Contiguous US sees warmest winter on record

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The contiguous United States had the warmest winter in 122 years of record keeping, federal officials said.

The period from December to February, which the National Oceanic and Atmospheric Administration (NOAA) defines as winter for record-keeping purposes, averaged 36.8 degrees Fahrenheit on the lower 48’s surfaces.

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That was 0.3 degrees above the previous record, set in the winter of 1999–2000, and 4.6 degrees above the average from the 20th century.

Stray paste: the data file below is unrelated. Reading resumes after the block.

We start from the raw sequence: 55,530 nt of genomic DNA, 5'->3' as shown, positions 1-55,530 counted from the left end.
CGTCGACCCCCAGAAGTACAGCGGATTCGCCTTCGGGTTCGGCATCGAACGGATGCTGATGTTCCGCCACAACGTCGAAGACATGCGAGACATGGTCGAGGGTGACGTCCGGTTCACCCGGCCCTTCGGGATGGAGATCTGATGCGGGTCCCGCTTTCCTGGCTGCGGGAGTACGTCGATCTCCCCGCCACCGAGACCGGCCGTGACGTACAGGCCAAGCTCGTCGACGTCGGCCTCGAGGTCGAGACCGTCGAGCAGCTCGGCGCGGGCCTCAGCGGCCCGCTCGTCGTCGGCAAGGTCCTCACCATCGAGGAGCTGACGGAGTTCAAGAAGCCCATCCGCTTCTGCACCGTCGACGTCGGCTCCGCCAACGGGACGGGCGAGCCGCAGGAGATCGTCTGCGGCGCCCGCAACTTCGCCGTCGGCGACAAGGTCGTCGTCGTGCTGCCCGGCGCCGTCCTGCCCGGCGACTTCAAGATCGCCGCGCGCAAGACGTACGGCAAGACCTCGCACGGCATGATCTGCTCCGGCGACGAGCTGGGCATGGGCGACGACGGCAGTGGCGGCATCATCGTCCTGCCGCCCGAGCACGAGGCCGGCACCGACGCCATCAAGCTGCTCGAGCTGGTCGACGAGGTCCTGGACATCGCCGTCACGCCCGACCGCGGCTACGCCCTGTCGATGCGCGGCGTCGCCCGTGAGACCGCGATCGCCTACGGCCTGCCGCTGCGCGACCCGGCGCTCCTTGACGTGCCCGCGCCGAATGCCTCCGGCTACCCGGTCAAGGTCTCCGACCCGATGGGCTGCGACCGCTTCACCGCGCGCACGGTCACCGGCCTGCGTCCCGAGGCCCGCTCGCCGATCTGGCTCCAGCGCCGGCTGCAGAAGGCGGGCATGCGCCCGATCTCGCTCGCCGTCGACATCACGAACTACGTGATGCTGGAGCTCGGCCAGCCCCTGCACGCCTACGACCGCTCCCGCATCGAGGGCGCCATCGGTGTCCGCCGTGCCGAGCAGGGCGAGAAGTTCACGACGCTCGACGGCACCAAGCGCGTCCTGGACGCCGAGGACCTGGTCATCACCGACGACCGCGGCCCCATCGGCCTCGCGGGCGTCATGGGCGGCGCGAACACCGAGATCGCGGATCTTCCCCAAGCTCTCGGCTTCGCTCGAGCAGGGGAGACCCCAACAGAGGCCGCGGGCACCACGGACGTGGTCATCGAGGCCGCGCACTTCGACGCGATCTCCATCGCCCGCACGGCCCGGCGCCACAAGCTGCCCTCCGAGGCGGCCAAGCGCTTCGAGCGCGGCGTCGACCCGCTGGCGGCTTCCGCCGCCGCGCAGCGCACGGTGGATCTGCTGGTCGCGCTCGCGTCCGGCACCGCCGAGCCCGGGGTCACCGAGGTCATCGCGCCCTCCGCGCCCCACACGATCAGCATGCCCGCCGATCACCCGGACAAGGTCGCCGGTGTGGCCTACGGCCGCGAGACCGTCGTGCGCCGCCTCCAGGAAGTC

NOAA attributed the record mainly to the extraordinarily strong El Niño pattern in the Pacific Ocean this year, as well as the exceptionally warm December.

February’s temperature was also above average, at 39.5 degrees. It was the seventh-warmest February on record and the warmest since 2000, NOAA said.

The winter record is just the latest to fall. 2015 was the hottest year globally, becoming the fourth since 2000 to break the record, and most months in 2015 were the warmest since record keeping began.